Hemoptysis is a medical condition in which a person coughs up blood. It can be due to a minor infection or a life-threatening medical emergency.
Complete this lesson to learn about causes, symptoms, and treatment options.
Definition of Hemoptysis
We’ve all had bad winter colds that make us feel like we are ‘coughing up a lung,’ but what happens when that cough begins to produce blood? Hemoptysis is a condition that causes someone to cough up blood from the lungs. It can be caused by bleeding within the lungs or after a severe nosebleed. The person may cough up only blood or blood mixed with phlegm (sputum).
Symptoms can be confused with blood that is actually coughed up from the stomach rather than from the respiratory system.
Causes of Hemoptysis
There are actually a ton of possible causes for hemoptysis, so doctors have their work cut out for them trying to pinpoint the culprit. In fact, in about 25% of cases, no cause is identified at all! In the United States, the most common cause is acute bronchitis, which is when the bronchi become inflamed or swollen. These cases usually clear on their own but can progress into more serious conditions. In the rest of the world, tuberculosis, a bacterial infection of the lungs, is the most common cause of hemoptysis.Here is a list of other possible causes:
- Lung cancer
- Benign tumors in the lungs
- Parasitic infection
- Use of blood thinners or other medication
- Pulmonary embolism
- Congestive heart failure
- Chronic inflammatory conditions
- Autoimmune disorders
- Use of crack cocaine
- Cigarette smoking
- Foreign body lodged in the lungs
- Dieulafoy’s disease
- Cystic fibrosis
- Chronic obstructive pulmonary disease (COPD)
Symptoms of Hemoptysis
Generally, coughing up blood would be alarming enough in itself to prompt one to get medical treatment. However, there are a number of symptoms that may accompany hemoptysis that indicate the possibility of a serious medical emergency.
These include hemoptysis lasting longer than a week or recurring over time, chest pains, unexpected weight loss, night sweats, fever, and shortness of breath during activities that would otherwise be non-exerting.
Diagnosis of Hemoptysis
If a patient walks in to your office and is coughing up blood, it’s time to get down to business and figure out the underlying cause. A physical exam and review of the patient’s medical history can help pinpoint causes, as can imaging scans like X-rays or CT scans. Blood chemistry, blood cell counts (platelets help with blood clotting), and analysis of the material that is being coughed up can also provide clues as to the cause of the blood.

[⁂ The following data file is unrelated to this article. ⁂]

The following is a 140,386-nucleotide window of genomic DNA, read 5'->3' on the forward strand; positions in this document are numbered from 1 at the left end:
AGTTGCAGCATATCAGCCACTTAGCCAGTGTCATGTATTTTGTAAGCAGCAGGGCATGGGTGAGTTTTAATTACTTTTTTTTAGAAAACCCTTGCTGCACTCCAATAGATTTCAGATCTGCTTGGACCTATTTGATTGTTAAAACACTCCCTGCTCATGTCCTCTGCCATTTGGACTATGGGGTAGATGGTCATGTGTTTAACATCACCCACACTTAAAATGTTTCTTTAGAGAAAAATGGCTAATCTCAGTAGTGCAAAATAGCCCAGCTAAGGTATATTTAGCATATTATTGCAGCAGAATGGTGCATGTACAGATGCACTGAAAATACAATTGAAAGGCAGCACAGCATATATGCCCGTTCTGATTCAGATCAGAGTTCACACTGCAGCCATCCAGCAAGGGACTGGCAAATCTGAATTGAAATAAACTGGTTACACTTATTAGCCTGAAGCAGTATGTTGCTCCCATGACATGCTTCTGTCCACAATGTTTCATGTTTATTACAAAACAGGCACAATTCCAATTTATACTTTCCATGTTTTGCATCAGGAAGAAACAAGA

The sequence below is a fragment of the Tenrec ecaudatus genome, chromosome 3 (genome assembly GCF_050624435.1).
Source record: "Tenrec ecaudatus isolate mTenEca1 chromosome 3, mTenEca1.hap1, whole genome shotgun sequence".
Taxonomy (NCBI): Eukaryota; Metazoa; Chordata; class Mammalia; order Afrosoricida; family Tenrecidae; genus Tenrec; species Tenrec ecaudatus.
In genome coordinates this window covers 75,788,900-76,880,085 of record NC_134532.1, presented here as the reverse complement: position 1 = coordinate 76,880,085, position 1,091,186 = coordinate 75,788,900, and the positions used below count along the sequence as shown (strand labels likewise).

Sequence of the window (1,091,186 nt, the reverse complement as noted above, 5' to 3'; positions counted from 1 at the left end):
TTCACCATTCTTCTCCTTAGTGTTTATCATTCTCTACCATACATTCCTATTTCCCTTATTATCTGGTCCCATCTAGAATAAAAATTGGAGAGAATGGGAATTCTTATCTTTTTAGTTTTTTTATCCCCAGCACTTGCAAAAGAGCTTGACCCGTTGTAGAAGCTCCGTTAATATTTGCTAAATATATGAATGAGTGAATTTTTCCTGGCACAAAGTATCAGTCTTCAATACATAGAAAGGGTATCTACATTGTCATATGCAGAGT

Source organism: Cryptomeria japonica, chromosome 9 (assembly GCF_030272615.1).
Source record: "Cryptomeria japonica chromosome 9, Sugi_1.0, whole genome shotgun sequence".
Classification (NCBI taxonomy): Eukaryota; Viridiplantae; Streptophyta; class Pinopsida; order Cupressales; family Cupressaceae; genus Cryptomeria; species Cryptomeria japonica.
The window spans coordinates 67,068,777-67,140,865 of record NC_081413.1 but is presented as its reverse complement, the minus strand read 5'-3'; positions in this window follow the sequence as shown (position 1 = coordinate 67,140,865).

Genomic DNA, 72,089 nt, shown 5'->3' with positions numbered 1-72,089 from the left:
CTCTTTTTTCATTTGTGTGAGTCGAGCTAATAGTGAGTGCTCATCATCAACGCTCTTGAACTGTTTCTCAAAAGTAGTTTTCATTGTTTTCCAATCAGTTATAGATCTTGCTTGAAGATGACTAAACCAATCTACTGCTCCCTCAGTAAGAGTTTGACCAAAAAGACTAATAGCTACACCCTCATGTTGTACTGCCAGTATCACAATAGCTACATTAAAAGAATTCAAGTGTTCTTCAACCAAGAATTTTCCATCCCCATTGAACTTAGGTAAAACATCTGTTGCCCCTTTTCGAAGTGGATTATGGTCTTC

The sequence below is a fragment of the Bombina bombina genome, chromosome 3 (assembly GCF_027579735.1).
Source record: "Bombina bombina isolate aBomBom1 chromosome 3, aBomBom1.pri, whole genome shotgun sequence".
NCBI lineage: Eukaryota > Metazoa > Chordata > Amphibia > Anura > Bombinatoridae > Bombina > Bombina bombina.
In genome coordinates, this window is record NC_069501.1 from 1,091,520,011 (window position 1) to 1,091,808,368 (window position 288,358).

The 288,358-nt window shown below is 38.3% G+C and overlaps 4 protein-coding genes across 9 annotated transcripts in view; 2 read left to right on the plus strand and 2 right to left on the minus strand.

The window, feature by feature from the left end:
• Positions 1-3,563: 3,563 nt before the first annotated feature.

There is also a process called a bronchoscopy, in which a small tube with a camera is fed through the mouth down into the windpipe and lungs. The camera can provide ‘eyes on the inside’ to locate the source of a bleed.
Treatment of Hemoptysis
Once hemoptysis has been diagnosed, the goal is to stop the bleeding, find the cause, and make sure the person doesn’t have difficulty breathing.
If the bronchoscopy found a tear, it’s possible to use tools attached to the tube to patch up the bleed. Another option is a bronchial artery embolization, a procedure that inserts dye into the arteries and traces its path throughout the body until the location of the bleeding is found. Then the artery can be closed off or sealed to stop the bleeding.If a bacterial infection is the cause, antibiotics and cough medicine may be prescribed.
Steroids can be injected to reduce inflammation. Cancer patients can undergo chemotherapy and radiation therapy, and people with irregular blood cell counts can receive a blood transfusion. In serious cases, a piece of the lung or an entire lung may be surgically removed.If it’s found that bleeding is coming from the nose, rinsing the nose with cold salt water might help stop bleeding. Herbal supplements can actually do more harm than good, as they can make bleeding worse.
Wow – that’s quite a bit of information on hemoptysis, which you should remember is a condition where a person coughs up blood.
Minor cases go away on their own, but severe cases can be life-threatening. There are many possible causes of hemoptysis and just as many tests used to find the cause, the most common of which in the U.S. is acute bronchitis, which is when the bronchi become inflamed or swollen, while tuberculosis, a bacterial infection of the lungs, is the most common in the rest of the world. Once the underlying cause is found, usually with processes like a bronchoscopy, in which a small tube with a camera is fed through the mouth down into the windpipe and lungs, treatment can be used to stop the bleeding, treat that cause, and ensure the person can breathe and is getting enough oxygen.